“Changing the rules halfway through is really dangerous,” said Danielle Butterfield, the director of paid media for Priorities USA, one of the largest Democratic super PACs. “A lot of organizations are going to have to look back at their strategy and figure out how to adjust, especially in the middle of the cycle.”…
“The policy would tilt the playing field,” said Eric Pooley, a spokesman for the Environmental Defense Fund, an environmental advocacy group. “Nonprofit organizations need to be able to communicate to the public. That’s what we do.”
The American Federation for Children, a school choice advocacy group, said that Mr. Dorsey’s announcement had created uncertainties and that it was being unfairly swept up in Twitter’s efforts to clean up its platform. Affiliates of Planned Parenthood added that they already struggled to get ads approved on social media and worried about a ban.
“Digital advertisement is a cost-effective way for small nonprofits to reach their audience. The question becomes, where do we turn next?” said Emma Corbett, the communications director of Planned Parenthood Empire State Acts…
“While Twitter’s potential new issues ads policy is more permissive than a total ban, it’s still going to be a challenge for groups who are trying to drive political or legislative change using the platform,” [Nick DeSarno, the director of digital and policy communications at the Public Affairs Council,] said.
Wall Street Journal: Political Ads Are Flourishing Online. Few Agree How to Regulate Them.
By Emily Glazer and Patience Haggin
White House officials have had discussions in recent weeks about replacing the entire slate of FEC commissioners, according to people familiar with the talks…
FEC commissioners haven’t been able to conduct regular business since August, when a resignation left three commissioners and three vacant positions. Even before the latest impasse, Democratic and Republican members for years were unable to reach consensus over possible disclaimer and disclosure rules that would apply to all digital political ads, current and past commissioners said…
To some commissioners, existing rules, such as those requiring disclaimers, already apply to most digital ads.
FEC Chairwoman Ellen Weintraub, a Democrat, said while she is encouraged that states have jumped in to address the issue, “it would be far better if we could act at the federal level.”
The FEC’s vice chairman, Caroline Hunter, has a different view. “My colleagues’ over-regulatory approach would make it harder for small-dollar campaigns and others to run political ads online,” said Ms. Hunter, a Republican…
The Campaign Legal Center, an advocacy group, filed a complaint petitioning the FEC to extend enforcement of traditional-media laws to digital ads.
The Honest Ads Act, a bipartisan Senate bill supported by the center that pushes for digital ad disclaimers, has yet to have a hearing…
Separately, the House passed a bill in March that would overhaul the FEC, cutting the number of commissioners to five and streamlining the investigation process. But it has yet to be taken up in the Senate…
At least 32 states including California, New Jersey and Maryland have expanded their ad-disclosure laws to include online ads, either by requiring disclaimers or requiring a link to the source, according to the Campaign Legal Center.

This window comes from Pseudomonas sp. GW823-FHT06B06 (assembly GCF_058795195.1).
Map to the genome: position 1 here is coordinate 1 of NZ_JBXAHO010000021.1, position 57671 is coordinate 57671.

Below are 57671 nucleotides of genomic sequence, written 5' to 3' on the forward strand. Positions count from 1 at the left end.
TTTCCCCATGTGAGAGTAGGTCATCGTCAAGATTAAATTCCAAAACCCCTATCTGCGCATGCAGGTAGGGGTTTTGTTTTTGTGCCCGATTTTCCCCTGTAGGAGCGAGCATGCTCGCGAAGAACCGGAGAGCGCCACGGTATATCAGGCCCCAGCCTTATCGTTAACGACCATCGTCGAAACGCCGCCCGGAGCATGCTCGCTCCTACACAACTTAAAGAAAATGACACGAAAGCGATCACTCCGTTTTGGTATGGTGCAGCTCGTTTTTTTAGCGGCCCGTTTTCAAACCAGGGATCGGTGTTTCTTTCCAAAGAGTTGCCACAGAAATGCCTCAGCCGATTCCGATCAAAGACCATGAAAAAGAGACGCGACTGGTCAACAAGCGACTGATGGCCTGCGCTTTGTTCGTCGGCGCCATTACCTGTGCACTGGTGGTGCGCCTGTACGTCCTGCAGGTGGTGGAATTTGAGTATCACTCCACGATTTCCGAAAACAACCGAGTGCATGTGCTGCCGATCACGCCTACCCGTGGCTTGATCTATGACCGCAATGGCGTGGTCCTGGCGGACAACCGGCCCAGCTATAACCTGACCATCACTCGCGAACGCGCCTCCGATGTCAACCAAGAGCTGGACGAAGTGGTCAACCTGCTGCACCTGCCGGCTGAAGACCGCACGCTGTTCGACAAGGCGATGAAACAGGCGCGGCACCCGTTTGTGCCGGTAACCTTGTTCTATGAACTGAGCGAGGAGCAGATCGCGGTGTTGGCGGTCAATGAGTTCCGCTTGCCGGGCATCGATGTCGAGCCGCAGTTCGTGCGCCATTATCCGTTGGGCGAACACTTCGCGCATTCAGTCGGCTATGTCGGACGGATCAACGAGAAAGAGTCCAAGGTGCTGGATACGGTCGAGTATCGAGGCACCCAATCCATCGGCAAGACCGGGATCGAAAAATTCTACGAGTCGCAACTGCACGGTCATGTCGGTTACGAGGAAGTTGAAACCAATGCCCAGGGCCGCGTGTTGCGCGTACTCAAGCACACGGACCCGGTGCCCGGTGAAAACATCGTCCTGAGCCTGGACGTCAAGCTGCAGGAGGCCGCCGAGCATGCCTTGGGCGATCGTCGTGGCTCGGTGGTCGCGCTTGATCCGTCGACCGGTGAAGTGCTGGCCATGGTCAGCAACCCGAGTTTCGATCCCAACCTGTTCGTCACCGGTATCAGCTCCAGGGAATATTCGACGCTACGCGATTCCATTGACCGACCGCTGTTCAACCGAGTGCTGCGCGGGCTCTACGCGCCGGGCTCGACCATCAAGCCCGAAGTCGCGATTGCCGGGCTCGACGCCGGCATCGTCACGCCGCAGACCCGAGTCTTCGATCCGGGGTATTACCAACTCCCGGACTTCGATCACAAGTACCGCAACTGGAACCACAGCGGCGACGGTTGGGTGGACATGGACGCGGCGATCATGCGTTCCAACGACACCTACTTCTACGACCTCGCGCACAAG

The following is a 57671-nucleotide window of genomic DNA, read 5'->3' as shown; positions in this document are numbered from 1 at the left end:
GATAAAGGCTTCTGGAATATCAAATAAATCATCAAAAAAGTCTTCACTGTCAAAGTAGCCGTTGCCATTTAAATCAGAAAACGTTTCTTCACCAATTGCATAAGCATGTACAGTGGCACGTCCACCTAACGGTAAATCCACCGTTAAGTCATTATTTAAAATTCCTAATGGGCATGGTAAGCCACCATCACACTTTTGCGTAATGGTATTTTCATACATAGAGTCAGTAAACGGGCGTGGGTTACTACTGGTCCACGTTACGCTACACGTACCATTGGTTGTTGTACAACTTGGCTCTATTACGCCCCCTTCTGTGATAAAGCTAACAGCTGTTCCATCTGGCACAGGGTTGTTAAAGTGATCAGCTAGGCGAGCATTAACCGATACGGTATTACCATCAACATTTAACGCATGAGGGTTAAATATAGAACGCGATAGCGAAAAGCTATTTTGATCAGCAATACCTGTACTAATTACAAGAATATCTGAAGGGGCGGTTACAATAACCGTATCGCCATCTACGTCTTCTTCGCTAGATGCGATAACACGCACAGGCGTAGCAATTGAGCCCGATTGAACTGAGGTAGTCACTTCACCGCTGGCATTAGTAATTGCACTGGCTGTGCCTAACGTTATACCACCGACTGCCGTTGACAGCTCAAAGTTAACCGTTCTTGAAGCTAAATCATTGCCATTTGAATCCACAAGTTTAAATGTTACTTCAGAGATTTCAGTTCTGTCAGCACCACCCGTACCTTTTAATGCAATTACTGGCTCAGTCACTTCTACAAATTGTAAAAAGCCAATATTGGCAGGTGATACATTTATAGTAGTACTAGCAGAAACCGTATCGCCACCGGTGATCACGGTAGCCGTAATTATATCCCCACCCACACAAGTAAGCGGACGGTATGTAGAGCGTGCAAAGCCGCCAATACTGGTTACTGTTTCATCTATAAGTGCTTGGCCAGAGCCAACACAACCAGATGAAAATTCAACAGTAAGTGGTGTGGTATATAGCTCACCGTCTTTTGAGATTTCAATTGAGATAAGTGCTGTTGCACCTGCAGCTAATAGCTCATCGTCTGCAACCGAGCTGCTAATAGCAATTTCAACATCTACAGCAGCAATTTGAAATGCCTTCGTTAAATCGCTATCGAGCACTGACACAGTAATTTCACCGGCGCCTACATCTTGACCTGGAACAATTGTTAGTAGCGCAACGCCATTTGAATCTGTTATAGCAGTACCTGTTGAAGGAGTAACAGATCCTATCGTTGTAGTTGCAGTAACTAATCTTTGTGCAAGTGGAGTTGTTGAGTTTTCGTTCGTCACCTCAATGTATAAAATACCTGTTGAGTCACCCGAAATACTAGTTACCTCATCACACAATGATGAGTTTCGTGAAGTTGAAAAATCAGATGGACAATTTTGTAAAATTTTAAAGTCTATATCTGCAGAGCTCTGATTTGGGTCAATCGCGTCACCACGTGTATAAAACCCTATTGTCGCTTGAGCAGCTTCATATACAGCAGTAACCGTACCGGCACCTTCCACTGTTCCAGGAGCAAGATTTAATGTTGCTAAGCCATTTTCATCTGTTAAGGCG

The patchwork of restrictions effectively hurts smaller campaigns, which rely on affordable digital ads on platforms such as Facebook rather than pricey broadcast ads, said Annie Levene, a partner at the political-ad-buying firm Rising Tide Interactive. “It doesn’t necessarily prevent bad actors or misinformation.”
Candidates and Campaigns
By Cristiano Lima
Andrew Yang and Rep. Tulsi Gabbard (D-Hawaii) are calling for sweeping changes to the online industry’s liability protections, the latest 2020 presidential candidates to suggest amending the legal shield.
Yang’s campaign on Thursday unveiled a plan to “amend the Communications Decency Act to reflect the reality of the 21st century – that large tech companies are using tools to act as publishers without any of the responsibility.” A provision within that law, Section 230, shields digital services from lawsuits over both user-generated content and their efforts to take down harmful material.
Yang, a former tech entrepreneur, said in a blog post that “given the role of recommendation algorithms – which push negative, polarizing, and false content to maximize engagement – there needs to be some accountability.”
Gabbard, meanwhile, “has been working on legislation to remove the protection from liability that some Big Tech platforms have,” campaign spokesperson Cullen Tiernan told POLITICO. He added that major platforms are “acting as publishers” and so “they should not have special protections if they allow false, defamatory, libelous articles or advertisements.”
The newly revealed plans arrive days after another 2020 contender, former Vice President Joe Biden, said for the first time that “we should be considering taking away” the protections afforded under Section 230, a statute he helped pass into law as a senator in the 1990s that has been widely credited with spurring the growth of the internet economy.
Fellow 2020 candidate Sen. Amy Klobuchar (D-Minn.) and former Texas Rep. Beto O’Rourke, who recently ended his bid for the White House, both suggested reconsidering the protections earlier this year.
American Prospect: Grassroots Money Beats Amazon in Seattle
By Nick Nyhart and Adam Eichen
On the same night progressives celebrated victories in Kentucky, Virginia, Pennsylvania, and elsewhere, many held their breath for the results from Seattle. There, Amazon had spent $1.5 million as part of a business-backed $4 million campaign to influence city council races.
Could big money really buy itself a municipal government? And if so, was this a warning shot to local elected officials-fight against corporations at your own peril?
As all the mail-in ballots were finally counted days later, it became clear that Amazon and their allies had lost, handily.
Corporate independent expenditures exceeded progressive ones in every contested council race. Yet, in the six elections in which Amazon and the Seattle Chamber of Commerce went head-to-head with progressives, only one corporate-backed candidate won. (There was one race in which Amazon joined progressives in supporting a progressive candidate against a far-right one.) To add insult to Amazon’s injury, socialist city councilor Kshama Sawant, one of the company’s fiercest critics, won reelection. The top Chamber-backed candidates set local records for the cost paid for each vote received and still lost.